Using animals as food is so deeply embedded in many cultural norms that it seems extreme even to question it, but we believe that farming and eating animals is actually the more extreme choice. This is why…
According to the United Nations Food and Agriculture Organization, animal farming contributes more to climate breakdown than the emissions from all the cars, planes, ships, buses, and trains on the planet. It is a key driver of deforestation and species loss; it wastes land and water; and it pollutes the air, waterways and the soil.
It causes appalling unnecessary suffering to billions of animals whose lives are anything but natural. Artificial insemination, feed grown on deforested lands, and mutilations such as cutting off tails and horns, are all typical on modern farms. And, although we care deeply about the animals we know, many of us turn away from the realities of animal farming and slaughter because we cannot bear to witness it. Doesn’t that tell us something about how extreme the suffering is?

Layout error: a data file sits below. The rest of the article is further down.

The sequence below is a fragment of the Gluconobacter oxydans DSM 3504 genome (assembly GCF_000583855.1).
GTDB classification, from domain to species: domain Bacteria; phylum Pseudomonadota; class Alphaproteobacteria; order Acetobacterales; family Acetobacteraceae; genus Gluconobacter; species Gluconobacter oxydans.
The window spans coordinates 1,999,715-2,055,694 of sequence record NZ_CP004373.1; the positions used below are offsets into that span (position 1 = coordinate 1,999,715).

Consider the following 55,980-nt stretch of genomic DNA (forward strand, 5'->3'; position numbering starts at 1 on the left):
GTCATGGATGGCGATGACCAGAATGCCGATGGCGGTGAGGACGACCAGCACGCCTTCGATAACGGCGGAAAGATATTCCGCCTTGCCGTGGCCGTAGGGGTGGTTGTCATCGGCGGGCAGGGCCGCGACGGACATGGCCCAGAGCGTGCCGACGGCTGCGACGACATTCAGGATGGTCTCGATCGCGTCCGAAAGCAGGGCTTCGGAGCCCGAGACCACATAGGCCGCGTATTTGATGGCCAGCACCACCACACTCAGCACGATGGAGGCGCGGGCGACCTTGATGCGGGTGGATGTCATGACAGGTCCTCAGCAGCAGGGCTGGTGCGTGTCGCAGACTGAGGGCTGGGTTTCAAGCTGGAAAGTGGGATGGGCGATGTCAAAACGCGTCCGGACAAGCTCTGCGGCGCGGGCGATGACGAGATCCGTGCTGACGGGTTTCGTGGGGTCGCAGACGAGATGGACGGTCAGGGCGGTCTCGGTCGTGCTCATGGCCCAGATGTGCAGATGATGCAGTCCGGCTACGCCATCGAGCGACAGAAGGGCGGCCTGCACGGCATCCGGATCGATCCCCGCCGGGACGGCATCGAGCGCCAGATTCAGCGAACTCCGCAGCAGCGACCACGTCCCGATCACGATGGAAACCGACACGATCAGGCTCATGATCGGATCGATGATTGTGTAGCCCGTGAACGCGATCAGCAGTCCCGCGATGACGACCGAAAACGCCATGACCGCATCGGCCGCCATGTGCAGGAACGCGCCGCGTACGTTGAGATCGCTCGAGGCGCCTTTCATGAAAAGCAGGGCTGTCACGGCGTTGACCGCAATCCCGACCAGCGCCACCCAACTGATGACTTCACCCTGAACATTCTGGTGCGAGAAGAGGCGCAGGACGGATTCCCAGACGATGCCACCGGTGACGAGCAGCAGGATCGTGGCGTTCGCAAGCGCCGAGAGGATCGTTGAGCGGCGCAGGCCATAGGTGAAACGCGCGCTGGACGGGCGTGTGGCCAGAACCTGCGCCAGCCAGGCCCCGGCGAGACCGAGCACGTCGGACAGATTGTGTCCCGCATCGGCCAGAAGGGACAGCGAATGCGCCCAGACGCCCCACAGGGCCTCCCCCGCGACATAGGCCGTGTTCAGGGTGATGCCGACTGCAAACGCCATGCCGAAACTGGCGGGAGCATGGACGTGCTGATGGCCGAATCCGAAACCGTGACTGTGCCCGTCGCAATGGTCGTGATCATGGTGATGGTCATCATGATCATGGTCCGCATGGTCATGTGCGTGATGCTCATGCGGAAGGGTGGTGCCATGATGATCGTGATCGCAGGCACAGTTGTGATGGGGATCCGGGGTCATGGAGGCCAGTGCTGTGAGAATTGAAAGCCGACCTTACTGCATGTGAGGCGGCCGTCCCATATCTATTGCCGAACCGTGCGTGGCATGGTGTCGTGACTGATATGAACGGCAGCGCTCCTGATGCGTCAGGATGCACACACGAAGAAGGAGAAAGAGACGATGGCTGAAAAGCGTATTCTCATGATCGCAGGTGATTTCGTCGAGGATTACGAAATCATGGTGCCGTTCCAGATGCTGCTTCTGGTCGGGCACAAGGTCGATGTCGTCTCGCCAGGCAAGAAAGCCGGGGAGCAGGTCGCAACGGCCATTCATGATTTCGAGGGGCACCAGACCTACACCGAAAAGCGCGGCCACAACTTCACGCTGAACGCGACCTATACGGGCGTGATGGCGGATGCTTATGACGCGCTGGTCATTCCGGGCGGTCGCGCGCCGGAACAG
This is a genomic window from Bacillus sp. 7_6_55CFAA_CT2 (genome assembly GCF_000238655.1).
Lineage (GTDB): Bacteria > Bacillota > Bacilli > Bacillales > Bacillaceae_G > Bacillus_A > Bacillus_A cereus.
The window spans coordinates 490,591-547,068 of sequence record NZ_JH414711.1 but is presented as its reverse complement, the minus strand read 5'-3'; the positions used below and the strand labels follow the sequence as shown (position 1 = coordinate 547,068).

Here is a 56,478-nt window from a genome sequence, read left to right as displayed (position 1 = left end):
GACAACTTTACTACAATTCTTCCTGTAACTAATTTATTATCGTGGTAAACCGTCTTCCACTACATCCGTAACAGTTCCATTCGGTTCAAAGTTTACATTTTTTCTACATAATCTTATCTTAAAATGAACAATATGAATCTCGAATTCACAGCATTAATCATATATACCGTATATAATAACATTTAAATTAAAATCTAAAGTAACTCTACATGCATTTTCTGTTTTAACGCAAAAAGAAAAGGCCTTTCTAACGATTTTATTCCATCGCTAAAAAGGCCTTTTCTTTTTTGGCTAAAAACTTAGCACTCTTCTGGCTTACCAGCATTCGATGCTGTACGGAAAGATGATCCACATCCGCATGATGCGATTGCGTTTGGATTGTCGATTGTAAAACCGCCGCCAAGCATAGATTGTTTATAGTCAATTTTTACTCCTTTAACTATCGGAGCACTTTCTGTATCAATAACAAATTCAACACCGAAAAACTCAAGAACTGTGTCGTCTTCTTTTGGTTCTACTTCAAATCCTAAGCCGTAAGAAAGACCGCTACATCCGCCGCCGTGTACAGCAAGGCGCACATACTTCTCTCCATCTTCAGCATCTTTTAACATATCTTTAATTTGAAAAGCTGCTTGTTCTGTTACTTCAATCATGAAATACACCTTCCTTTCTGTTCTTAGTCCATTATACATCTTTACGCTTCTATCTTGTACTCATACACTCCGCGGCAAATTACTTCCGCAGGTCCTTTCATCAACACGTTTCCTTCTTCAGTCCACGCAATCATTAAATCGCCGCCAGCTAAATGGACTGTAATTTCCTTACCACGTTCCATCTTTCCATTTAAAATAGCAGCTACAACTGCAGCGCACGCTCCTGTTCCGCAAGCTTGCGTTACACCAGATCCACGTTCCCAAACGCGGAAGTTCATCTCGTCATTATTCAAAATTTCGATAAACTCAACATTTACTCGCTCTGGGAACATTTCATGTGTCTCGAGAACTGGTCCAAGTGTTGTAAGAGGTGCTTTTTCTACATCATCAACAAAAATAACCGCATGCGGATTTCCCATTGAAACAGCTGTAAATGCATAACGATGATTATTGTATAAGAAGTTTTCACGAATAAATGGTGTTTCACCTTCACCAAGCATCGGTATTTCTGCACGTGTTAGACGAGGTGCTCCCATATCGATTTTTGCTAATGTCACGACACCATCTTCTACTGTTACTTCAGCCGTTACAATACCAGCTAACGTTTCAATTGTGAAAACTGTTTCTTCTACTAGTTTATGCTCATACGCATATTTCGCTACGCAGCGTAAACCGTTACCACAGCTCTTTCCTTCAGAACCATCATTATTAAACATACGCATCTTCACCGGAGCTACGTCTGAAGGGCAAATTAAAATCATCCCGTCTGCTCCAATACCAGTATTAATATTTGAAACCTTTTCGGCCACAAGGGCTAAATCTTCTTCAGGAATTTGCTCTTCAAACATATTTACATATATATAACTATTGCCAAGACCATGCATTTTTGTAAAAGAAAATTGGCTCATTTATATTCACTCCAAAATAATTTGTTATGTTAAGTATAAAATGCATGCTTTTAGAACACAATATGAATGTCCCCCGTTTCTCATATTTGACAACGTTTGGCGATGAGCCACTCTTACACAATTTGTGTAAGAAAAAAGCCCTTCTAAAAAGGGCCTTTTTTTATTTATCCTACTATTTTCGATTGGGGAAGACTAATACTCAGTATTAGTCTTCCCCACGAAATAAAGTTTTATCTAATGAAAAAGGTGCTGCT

Animal agriculture is certainly bad news for animals, but it is also bad for people. A diet based on animal products cannot feed the world’s population, many of whom go hungry while important crops are instead fed to farmed animals. And as soon as a population decides to eat meat, it has to invest heavily in health and regulatory initiatives to ensure that people are not poisoned by it. All the same, 48 million Americans are affected by foodborne illnesses every year and 3,000 die. The two leading causes of foodborne deaths are poultry and dairy. Research shows that eating meat also raises the risk of suffering from cancer, heart disease and diabetes, while also shortening our life spans.
Objectively speaking, doesn’t that all sound rather extreme?
Conversely, a diet that is plant-based is kinder to the Earth, animals, and people. It reduces our climate impact, better protects the Earth’s forests, rivers and oceans, and means there is enough food to feed the global human population. And when we eat it, we are not only sparing the appalling suffering of factory-farmed animals, we are being kind to our own bodies, too. Vegans have a reduced risk of heart disease, type 2 diabetes, and some cancers. Far from being extreme, eating plant-based is logical, sensible and compassionate.
As for the food itself, that is far from extreme, unless you consider eating all the same foods you ate before, just veganized, to be a radical change? Vegans still eat pizza, pasta, curry, burgers, sandwiches, hot dogs, and more, as well as all the staples you probably already have in your pantry!
Far from being extreme, in terms of what you eat each day you might not even notice the difference.